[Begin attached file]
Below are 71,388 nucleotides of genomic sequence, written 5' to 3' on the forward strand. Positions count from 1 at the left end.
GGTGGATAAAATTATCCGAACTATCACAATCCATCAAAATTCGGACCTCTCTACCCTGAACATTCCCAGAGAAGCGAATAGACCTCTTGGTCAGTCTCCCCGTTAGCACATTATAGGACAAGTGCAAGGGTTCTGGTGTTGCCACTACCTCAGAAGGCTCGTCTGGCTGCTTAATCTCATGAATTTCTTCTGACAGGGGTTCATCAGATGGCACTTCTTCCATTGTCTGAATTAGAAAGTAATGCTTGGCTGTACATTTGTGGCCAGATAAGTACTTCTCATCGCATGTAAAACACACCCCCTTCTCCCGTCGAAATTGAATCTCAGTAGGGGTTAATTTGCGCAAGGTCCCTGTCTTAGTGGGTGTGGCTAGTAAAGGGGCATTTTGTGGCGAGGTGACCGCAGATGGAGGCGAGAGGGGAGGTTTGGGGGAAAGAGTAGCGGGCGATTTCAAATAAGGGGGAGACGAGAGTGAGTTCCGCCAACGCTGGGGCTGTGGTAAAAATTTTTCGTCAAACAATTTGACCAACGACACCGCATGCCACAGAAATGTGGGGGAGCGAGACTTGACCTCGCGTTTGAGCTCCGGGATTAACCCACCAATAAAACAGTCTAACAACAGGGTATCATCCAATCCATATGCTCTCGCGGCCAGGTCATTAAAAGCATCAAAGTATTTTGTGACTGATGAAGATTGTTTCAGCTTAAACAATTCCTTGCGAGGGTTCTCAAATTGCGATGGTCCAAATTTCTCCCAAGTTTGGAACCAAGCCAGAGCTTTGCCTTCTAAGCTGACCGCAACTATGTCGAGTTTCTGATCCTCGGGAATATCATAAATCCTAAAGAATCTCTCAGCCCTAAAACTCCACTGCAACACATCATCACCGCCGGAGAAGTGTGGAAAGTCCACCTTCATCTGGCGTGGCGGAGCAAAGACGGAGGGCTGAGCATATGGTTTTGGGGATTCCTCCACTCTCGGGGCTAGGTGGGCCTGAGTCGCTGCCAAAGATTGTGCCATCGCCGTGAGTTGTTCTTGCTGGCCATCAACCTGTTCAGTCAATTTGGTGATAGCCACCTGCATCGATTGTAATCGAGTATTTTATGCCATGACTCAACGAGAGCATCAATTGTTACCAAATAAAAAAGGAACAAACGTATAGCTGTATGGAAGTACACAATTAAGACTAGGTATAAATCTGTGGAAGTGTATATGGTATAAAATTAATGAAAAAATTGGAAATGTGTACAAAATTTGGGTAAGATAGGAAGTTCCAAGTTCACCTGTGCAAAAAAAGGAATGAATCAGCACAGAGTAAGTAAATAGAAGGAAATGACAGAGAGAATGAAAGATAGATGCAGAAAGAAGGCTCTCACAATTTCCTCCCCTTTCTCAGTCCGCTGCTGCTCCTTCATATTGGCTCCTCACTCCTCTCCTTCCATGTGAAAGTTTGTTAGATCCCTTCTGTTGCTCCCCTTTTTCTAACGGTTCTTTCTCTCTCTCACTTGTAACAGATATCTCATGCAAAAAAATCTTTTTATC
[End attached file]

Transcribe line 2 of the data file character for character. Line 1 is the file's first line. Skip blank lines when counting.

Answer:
GGTGGATAAAATTATCCGAACTATCACAATCCATCAAAATTCGGACCTCTCTACCCTGAACATTCCCAGAGAAGCGAATAGACCTCTTGGTCAGTCTCCCCGTTAGCACATTATAGGACAAGTGCAAGGGTTCTGGTGTTGCCACTACCTCAGAAGGCTCGTCTGGCTGCTTAATCTCATGAATTTCTTCTGACAGGGGTTCATCAGATGGCACTTCTTCCATTGTCTGAATTAGAAAGTAATGCTTGGCTGTACATTTGTGGCCAGATAAGTACTTCTCATCGCATGTAAAACACACCCCCTTCTCCCGTCGAAATTGAATCTCAGTAGGGGTTAATTTGCGCAAGGTCCCTGTCTTAGTGGGTGTGGCTAGTAAAGGGGCATTTTGTGGCGAGGTGACCGCAGATGGAGGCGAGAGGGGAGGTTTGGGGGAAAGAGTAGCGGGCGATTTCAAATAAGGGGGAGACGAGAGTGAGTTCCGCCAACGCTGGGGCTGTGGTAAAAATTTTTCGTCAAACAATTTGACCAACGACACCGCATGCCACAGAAATGTGGGGGAGCGAGACTTGACCTCGCGTTTGAGCTCCGGGATTAACCCACCAATAAAACAGTCTAACAACAGGGTATCATCCAATCCATATGCTCTCGCGGCCAGGTCATTAAAAGCATCAAAGTATTTTGTGACTGATGAAGATTGTTTCAGCTTAAACAATTCCTTGCGAGGGTTCTCAAATTGCGATGGTCCAAATTTCTCCCAAGTTTGGAACCAAGCCAGAGCTTTGCCTTCTAAGCTGACCGCAACTATGTCGAGTTTCTGATCCTCGGGAATATCATAAATCCTAAAGAATCTCTCAGCCCTAAAACTCCACTGCAACACATCATCACCGCCGGAGAAGTGTGGAAAGTCCACCTTCATCTGGCGTGGCGGAGCAAAGACGGAGGGCTGAGCATATGGTTTTGGGGATTCCTCCACTCTCGGGGCTAGGTGGGCCTGAGTCGCTGCCAAAGATTGTGCCATCGCCGTGAGTTGTTCTTGCTGGCCATCAACCTGTTCAGTCAATTTGGTGATAGCCACCTGCATCGATTGTAATCGAGTATTTTATGCCATGACTCAACGAGAGCATCAATTGTTACCAAATAAAAAAGGAACAAACGTATAGCTGTATGGAAGTACACAATTAAGACTAGGTATAAATCTGTGGAAGTGTATATGGTATAAAATTAATGAAAAAATTGGAAATGTGTACAAAATTTGGGTAAGATAGGAAGTTCCAAGTTCACCTGTGCAAAAAAAGGAATGAATCAGCACAGAGTAAGTAAATAGAAGGAAATGACAGAGAGAATGAAAGATAGATGCAGAAAGAAGGCTCTCACAATTTCCTCCCCTTTCTCAGTCCGCTGCTGCTCCTTCATATTGGCTCCTCACTCCTCTCCTTCCATGTGAAAGTTTGTTAGATCCCTTCTGTTGCTCCCCTTTTTCTAACGGTTCTTTCTCTCTCTCACTTGTAACAGATATCTCATGCAAAAAAATCTTTTTATC